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Clifford Orwin is a Professor of political science and senior fellow of Massey College, University of Toronto
Clifford Orwin is a Professor of political science and senior fellow of Massey College, University of Toronto

CLIFFORD ORWIN

Donald Trump: The President who cried wolf Add to ...

Clifford Orwin is a professor of political science and senior fellow of Massey College at the University of Toronto.

Of course you’d rather do anything than read another column about Donald J. Trump. I’d rather do anything than write one.

Mr. Trump, the master of exposure, is guilty of overexposure. It’s a boring story: President inflicts wounds on himself while also incurring those of his enemies, then blames his staff for failing to save the situation, thus making unreasonable demands on their loyalty. The administration unravels from within. (A recent Washington Post exposé claimed to cite 17 administration sources. Seventeen!)

Mr. Trump has done some good things, including making some good appointments. Has any recent president had a better security team than Mr. Trump’s three Generals, Mattis, Kelly and McMaster? Answer: Certainly not. (But typically, it took the messy Michael Flynn affair for Mr. Trump to get there.) There are some other good cabinet appointments, the only objection to which is that – not surprisingly – they agree with Mr. Trump. (Except when they don’t, which has been often. Here, Mr. Trump has been surprisingly forbearing, and has received little credit for it.)

There’s evidence – including his effective speech to Congress – that Mr. Trump aspires to be a “normal” president. That’s one who co-operates with (and thereby divides) the opposition. (Barack Obama hardly even tried to be a normal president, although the fault was not his only.) According to a recent Rasmussen poll, 63 per cent of Americans want the Democrats to co-operate with Mr. Trump in addressing the country’s problems. In fact, he has displayed a much greater willingness to work with them than vice versa. Similarly, he and his appointees have laboured to calm the fears of key allies (including Canada) about the general trends of his policies. He sometimes sounds sensible about Russia. Even the latest version of his immigration ban, although still wrong-headed, represents a compromise of sorts. And, as expected, Trumpcare/Ryancare will retain many features of Obamacare.

Yet, whatever Mr. Trump’s aspirations to normality are, he has made little progress toward achieving it. While he blames his setbacks on his enemies, of whom he has many, he continues as his own worst one. His biggest problem has been his egregious lack of self-control. While I wouldn’t mistake this for integrity, it’s what passes for it with his supporters. He just can’t resist “telling it like it is” (or at least how it appears to him alone at dawn immured in Trump Tower or Mar-a-Lago).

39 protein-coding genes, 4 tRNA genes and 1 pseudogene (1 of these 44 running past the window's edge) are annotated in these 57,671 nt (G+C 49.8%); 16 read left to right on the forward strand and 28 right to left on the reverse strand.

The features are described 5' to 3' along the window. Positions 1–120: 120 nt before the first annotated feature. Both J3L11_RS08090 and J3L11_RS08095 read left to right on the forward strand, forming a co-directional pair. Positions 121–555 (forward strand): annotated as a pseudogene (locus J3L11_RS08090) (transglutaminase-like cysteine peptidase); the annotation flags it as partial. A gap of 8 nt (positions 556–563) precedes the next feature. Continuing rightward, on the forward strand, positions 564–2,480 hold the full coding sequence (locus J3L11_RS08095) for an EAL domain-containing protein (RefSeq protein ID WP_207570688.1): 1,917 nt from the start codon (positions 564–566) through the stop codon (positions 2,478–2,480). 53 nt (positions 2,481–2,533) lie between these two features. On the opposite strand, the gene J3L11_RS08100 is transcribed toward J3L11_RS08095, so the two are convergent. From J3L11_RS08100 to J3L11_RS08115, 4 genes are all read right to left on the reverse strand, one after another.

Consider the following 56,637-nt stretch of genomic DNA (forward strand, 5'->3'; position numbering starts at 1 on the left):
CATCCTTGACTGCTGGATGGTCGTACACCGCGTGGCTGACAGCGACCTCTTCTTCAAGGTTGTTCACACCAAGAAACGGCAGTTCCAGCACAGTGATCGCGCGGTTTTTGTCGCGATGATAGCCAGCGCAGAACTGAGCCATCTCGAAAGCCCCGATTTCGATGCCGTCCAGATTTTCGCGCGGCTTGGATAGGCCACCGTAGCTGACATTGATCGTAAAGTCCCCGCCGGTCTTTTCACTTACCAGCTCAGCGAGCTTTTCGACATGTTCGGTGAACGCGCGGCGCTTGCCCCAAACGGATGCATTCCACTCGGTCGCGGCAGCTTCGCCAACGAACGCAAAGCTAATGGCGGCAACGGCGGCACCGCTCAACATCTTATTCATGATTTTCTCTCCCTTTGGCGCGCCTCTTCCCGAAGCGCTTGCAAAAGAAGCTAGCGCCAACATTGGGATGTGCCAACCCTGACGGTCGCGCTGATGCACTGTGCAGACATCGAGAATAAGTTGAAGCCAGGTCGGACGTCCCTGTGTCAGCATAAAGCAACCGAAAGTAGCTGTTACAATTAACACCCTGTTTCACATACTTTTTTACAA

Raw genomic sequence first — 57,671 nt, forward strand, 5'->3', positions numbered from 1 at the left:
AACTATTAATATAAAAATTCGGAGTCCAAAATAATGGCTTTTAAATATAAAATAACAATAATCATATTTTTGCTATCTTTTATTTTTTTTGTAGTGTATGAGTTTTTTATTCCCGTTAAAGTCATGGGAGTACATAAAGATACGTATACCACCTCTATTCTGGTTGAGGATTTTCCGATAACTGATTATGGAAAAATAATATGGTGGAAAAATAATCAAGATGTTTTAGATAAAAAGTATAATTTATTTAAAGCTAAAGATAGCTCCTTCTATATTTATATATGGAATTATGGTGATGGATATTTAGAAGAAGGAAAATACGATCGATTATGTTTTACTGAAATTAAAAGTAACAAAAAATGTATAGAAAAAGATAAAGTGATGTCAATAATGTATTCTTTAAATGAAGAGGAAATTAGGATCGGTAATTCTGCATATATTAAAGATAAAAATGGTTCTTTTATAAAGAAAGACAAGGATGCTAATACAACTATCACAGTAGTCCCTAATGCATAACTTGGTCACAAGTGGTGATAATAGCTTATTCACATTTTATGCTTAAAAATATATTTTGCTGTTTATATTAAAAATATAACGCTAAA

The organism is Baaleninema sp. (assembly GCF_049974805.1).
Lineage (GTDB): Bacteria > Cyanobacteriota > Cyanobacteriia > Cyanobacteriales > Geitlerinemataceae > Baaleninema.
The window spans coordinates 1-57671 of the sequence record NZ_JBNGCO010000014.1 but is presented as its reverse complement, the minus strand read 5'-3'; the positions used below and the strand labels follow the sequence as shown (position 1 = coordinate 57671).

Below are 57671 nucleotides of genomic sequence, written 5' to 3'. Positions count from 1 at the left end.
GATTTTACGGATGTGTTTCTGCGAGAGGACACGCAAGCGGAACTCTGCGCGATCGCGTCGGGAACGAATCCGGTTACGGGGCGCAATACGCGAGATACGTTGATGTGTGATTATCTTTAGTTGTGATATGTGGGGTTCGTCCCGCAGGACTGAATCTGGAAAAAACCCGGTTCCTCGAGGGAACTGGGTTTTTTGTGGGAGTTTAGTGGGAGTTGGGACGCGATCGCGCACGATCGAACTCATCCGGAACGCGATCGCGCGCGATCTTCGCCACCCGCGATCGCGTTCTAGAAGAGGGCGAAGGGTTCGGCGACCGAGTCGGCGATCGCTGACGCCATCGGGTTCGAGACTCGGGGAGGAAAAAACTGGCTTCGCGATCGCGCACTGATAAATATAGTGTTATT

Compare him with Mr. Obama. Mantled in his celebrated coolness, Mr. Obama played his cards close to his vest, as you’d expect a politician to do. (Consider his egregiously false assertion that Americans would be free to keep their existing medical insurance policies.) Mr. Trump, by contrast, appears to tell only lies that he believes. Unfortunately, he believes some whoppers.

Why conclude that Mr. Trump’s mendacity isn’t cynical? Because it has proved so gratuitous and so far exceeded the limits of the useful. Consider his claim that his defeat in the meaningless popular vote (which he had made no real attempt to win) was due to massive voter fraud. Or his ludicrous insistence that his inauguration had drawn the largest crowds in history. These untruths were so easily refutable that no politician of sense would have told them. They severely undermined that better-considered position of reasonableness and moderation on which Mr. Trump’s success as a president depends. Yes, some voters will believe them – some voters will believe anything. Unfortunately, Mr. Trump often appears to be among them. His latest claim, that Mr. Obama ordered his phone tapped, delivered via Twitter and with no supporting evidence, is a textbook case of how not to make a grave and destabilizing accusation. Six weeks into his term, Mr. Trump is already the boy who cried wolf.

Is Mr. Trump dangerous? The clearest threat he poses is to his own reputation. Admittedly, that exposes the rest of us to significant collateral damage. America needs a president, and the world needs her to have one. It remains unlikely that Mr. Trump will grow into the role. The clearest pattern to emerge from his administration so far is his inability to submit to any pattern, and thus to sustain any political momentum. Unlike Nero, Mr. Trump is not a tyrant, but like him, he tweets while the world burns.

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